Using ZeroMQ devices to support complex network topologies

“Continuing in my ZeroMQ series, today I’d like to look at ZeroMQ “devices” and how you can integrate ZeroMQ with Gevent so you can combine the easy networking topologies of ZeroMQ with the cooperative multitasking of ZeroMQ. If you’re just getting started with ZeroMQ, you might want to check out the following articles:

 

http://blog.pythonisito.com/2012/08/using-zeromq-devices-to-support-complex.html

The Hidden Truths about Calories

“Odds are you sometimes think about calories. They are among the most often counted things in the universe. When the calorie was originally conceived it was in the context of human work. More calories meant more capacity for work, more chemical fire with which to get the job done, coal in the human stove. Fat, it has been estimated, has nine calories per gram, whereas carbohydrates and proteins have just four; fiber is sometimes counted separately and gets awarded a piddling two. Every box of every food you have ever bought is labeled based on these estimates; too bad then that they are so often wrong…”

http://blogs.scientificamerican.com/guest-blog/2012/08/27/the-hidden-truths-about-calories/

Bit Twiddling Hacks

Individually, the code snippets here are in the public domain (unless otherwise noted) — feel free to use them however you please. The aggregate collection and descriptions are © 1997-2005 Sean Eron Anderson. The code and descriptions are distributed in the hope that they will be useful, but WITHOUT ANY WARRANTY and without even the implied warranty of merchantability or fitness for a particular purpose. As of May 5, 2005, all the code has been tested thoroughly. Thousands of people have read it. Moreover, Professor Randal Bryant, the Dean of Computer Science at Carnegie Mellon University, has personally tested almost everything with his Uclid code verification system…”

http://graphics.stanford.edu/~seander/bithacks.html

Plugins in C

“This is the second article in the series about plugin infrastructures.

In the kickoff article of this series, I defined some fundamental concepts we can use when talking about plugins. I also showed an example of a simple but complete plugin system for an application, all written in Python. But see, Python has the unfortunate (?) habit of making everything look too easy. To really show the guts of a plugin infrastructure, we’ll switch to C.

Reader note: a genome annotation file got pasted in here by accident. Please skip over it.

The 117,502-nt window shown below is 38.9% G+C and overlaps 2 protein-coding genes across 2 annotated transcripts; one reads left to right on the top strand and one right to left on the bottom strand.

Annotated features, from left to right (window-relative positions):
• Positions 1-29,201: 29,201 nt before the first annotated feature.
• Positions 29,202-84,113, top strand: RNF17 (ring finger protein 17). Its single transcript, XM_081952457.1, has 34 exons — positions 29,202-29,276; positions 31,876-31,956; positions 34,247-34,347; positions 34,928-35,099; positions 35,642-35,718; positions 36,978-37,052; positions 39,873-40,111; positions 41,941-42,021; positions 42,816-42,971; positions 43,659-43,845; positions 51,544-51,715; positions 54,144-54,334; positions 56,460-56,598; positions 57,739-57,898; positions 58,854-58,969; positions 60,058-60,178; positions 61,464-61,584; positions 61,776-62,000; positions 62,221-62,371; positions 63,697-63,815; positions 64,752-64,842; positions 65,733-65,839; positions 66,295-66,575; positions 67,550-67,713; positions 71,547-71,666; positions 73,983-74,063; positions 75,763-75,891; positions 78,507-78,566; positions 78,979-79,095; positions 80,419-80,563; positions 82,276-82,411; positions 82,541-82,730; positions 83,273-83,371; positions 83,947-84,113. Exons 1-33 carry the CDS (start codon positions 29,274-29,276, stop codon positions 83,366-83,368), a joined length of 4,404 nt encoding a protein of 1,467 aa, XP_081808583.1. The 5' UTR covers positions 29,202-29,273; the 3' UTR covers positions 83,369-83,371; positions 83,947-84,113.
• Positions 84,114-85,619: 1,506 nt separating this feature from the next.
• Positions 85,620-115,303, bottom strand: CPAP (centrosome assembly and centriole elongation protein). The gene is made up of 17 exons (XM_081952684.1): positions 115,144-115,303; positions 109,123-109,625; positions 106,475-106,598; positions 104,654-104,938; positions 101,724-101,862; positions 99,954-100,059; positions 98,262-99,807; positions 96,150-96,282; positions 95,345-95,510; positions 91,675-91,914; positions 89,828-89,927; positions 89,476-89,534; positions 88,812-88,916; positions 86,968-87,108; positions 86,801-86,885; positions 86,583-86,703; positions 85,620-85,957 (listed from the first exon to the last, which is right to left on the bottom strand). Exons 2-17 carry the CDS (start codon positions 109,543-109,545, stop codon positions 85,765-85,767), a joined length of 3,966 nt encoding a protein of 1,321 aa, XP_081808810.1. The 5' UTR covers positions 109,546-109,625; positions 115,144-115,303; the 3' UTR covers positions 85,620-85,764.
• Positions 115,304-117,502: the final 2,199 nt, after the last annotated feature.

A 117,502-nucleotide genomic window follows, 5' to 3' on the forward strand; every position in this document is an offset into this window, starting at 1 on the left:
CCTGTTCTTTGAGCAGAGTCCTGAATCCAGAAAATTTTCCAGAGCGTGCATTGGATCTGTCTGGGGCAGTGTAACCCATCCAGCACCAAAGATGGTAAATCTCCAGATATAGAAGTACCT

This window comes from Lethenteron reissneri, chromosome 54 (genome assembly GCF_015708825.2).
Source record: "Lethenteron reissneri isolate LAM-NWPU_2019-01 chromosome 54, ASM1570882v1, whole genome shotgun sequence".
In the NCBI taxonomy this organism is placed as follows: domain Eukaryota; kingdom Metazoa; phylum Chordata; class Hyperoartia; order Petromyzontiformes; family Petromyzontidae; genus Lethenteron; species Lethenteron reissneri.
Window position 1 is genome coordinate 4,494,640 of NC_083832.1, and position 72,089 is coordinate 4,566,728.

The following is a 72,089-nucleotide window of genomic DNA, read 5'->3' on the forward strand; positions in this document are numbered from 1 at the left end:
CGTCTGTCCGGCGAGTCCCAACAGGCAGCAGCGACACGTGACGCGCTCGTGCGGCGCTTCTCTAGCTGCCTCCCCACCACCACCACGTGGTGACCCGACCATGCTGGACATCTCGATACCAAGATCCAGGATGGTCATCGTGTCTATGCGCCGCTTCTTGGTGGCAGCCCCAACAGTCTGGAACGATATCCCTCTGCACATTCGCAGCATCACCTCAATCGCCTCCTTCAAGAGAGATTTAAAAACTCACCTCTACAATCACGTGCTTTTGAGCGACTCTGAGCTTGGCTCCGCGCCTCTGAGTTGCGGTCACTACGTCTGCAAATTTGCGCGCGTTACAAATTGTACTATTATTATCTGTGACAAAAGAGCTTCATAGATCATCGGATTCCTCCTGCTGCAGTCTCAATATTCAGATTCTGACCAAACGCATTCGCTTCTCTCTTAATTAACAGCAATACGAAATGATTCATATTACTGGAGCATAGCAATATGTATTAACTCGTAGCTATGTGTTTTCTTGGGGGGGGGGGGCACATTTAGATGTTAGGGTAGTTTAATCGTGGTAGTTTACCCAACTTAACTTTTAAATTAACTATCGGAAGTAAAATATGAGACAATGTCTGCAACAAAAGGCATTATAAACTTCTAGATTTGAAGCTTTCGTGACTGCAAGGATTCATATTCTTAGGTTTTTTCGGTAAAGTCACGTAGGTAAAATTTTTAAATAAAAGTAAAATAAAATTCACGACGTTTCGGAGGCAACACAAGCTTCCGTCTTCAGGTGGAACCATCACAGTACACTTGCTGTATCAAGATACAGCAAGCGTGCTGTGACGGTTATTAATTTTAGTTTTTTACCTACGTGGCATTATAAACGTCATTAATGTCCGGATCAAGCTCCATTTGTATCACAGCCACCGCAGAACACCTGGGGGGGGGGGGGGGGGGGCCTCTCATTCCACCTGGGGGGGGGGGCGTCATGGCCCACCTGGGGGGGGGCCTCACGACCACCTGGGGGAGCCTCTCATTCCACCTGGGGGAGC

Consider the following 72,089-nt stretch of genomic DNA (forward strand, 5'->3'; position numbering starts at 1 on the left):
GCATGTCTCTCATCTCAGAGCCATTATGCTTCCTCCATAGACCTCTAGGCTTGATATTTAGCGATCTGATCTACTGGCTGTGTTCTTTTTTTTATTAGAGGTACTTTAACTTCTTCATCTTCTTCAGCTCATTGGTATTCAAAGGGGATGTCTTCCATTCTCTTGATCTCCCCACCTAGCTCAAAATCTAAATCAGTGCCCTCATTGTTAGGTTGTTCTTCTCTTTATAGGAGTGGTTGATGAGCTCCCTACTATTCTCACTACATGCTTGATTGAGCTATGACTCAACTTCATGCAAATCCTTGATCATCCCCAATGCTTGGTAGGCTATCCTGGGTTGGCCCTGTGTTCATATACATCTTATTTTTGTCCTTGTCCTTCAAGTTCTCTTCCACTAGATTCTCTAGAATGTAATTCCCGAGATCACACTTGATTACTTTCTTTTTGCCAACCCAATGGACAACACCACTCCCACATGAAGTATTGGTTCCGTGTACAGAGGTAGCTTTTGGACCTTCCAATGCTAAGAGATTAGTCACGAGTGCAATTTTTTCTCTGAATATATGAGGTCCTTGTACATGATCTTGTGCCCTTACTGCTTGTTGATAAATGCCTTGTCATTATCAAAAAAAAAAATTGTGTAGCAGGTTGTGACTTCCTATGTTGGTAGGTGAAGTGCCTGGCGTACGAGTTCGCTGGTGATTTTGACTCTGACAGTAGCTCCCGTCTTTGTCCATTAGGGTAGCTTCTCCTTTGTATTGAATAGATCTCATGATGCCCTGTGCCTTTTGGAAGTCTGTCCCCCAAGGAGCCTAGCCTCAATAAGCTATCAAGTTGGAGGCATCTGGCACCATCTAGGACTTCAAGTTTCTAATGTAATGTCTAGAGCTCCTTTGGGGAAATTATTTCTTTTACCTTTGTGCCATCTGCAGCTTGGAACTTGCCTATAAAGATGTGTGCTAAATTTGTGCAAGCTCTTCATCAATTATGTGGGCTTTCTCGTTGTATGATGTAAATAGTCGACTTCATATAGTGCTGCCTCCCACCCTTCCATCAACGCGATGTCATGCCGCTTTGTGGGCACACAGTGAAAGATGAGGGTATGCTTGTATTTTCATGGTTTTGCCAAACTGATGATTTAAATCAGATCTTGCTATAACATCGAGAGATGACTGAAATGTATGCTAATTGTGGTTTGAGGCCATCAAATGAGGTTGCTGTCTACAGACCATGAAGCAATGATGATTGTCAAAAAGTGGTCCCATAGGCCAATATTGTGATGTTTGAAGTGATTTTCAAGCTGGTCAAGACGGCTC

C is the perfect “other extreme” to Python. It’s the most low level of the mainstream programming languages, and almost universally serves as glue between other languages and systems. Understanding how plugins may work in C will help us understand how to implement cross-language plugins in the future…”

http://eli.thegreenplace.net/2012/08/24/plugins-in-c/

John Carmack discusses the art and science of software engineering

“In try­ing to make the games faster, which has to be our pri­or­ity going for­ward, we’ve made a lot of mis­takes already with Doom 4, a lot of it is water under the bridge, but pri­or­i­tiz­ing that can help us get the games done faster, just has to be where we go. Because we just can’t do this going, you know, six more years, what­ever, between games…”

“One of the things that’s been dri­ven home extremely hard is that pro­gram­mers are mak­ing mis­takes all the time and con­stantly. I talked a lot last year about the work that we’ve done with sta­tic analy­sis and try­ing to run all of our code through sta­tic analy­sis and get it to run squeaky clean through all of these things and it turns up hun­dreds and hun­dreds, even thou­sands of issues…”

It’s kind of fun to think that the game engines, things that we’re play­ing games on, have more sophis­ti­cated soft­ware than cer­tainly the things that launch peo­ple to the moon and back and flew the shut­tle, ran Sky­lab, run the space sta­tion, all of these mas­sive projects on there are really out­done in com­plex­ity by any num­ber of major game engine projects…”

http://blogs.uw.edu/ajko/2012/08/22/john-carmack-discusses-the-art-and-science-of-software-engineering/